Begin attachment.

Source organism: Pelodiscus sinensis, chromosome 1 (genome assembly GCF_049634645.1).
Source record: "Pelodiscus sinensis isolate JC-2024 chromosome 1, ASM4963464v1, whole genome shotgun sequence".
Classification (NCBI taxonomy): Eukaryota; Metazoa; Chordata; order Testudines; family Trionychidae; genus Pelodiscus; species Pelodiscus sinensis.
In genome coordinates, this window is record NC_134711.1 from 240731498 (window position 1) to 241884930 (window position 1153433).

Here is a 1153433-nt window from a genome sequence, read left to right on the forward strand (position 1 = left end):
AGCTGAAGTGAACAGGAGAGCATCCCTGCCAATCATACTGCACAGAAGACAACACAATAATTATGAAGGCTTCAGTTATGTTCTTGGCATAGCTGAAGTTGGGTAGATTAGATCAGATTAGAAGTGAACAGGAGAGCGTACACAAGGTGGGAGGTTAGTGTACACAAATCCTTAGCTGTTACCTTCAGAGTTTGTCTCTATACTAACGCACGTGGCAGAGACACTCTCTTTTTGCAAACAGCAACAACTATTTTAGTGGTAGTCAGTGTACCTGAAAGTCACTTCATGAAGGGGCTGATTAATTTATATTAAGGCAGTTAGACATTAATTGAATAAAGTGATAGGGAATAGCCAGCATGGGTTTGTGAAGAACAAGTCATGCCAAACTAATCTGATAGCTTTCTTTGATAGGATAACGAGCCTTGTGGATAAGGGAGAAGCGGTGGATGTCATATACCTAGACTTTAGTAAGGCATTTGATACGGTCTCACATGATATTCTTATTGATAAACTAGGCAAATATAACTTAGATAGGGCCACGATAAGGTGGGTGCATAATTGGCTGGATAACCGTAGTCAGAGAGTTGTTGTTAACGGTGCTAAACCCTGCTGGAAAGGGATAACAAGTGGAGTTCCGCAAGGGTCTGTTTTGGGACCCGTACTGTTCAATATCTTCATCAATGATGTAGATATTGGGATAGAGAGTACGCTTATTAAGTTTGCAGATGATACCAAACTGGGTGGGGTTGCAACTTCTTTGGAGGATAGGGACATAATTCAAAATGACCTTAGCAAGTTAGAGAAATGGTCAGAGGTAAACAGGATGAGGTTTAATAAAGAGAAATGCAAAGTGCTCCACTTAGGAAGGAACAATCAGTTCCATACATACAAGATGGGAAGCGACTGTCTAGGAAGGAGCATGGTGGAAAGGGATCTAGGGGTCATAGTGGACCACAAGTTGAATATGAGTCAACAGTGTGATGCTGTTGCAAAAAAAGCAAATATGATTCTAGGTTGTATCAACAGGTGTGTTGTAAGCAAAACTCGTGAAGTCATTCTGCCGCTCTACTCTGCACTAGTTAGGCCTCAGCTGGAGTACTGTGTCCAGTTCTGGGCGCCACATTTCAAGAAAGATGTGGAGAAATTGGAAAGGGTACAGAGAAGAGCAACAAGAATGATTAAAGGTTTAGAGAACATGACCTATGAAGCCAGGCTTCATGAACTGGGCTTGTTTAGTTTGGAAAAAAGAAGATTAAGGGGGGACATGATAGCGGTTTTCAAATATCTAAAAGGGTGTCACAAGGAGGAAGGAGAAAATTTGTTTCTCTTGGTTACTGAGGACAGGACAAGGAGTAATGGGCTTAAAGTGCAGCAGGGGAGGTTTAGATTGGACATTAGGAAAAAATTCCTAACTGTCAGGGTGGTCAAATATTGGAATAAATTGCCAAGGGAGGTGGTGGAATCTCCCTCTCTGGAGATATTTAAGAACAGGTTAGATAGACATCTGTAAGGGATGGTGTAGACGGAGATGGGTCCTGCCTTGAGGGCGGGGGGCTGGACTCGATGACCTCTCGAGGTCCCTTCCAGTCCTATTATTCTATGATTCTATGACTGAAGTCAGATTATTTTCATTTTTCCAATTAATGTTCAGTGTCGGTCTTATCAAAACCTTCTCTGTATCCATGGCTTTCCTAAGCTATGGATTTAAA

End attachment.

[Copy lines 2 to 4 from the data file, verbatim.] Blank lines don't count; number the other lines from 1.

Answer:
Source record: "Pelodiscus sinensis isolate JC-2024 chromosome 1, ASM4963464v1, whole genome shotgun sequence".
Classification (NCBI taxonomy): Eukaryota; Metazoa; Chordata; order Testudines; family Trionychidae; genus Pelodiscus; species Pelodiscus sinensis.
In genome coordinates, this window is record NC_134711.1 from 240731498 (window position 1) to 241884930 (window position 1153433).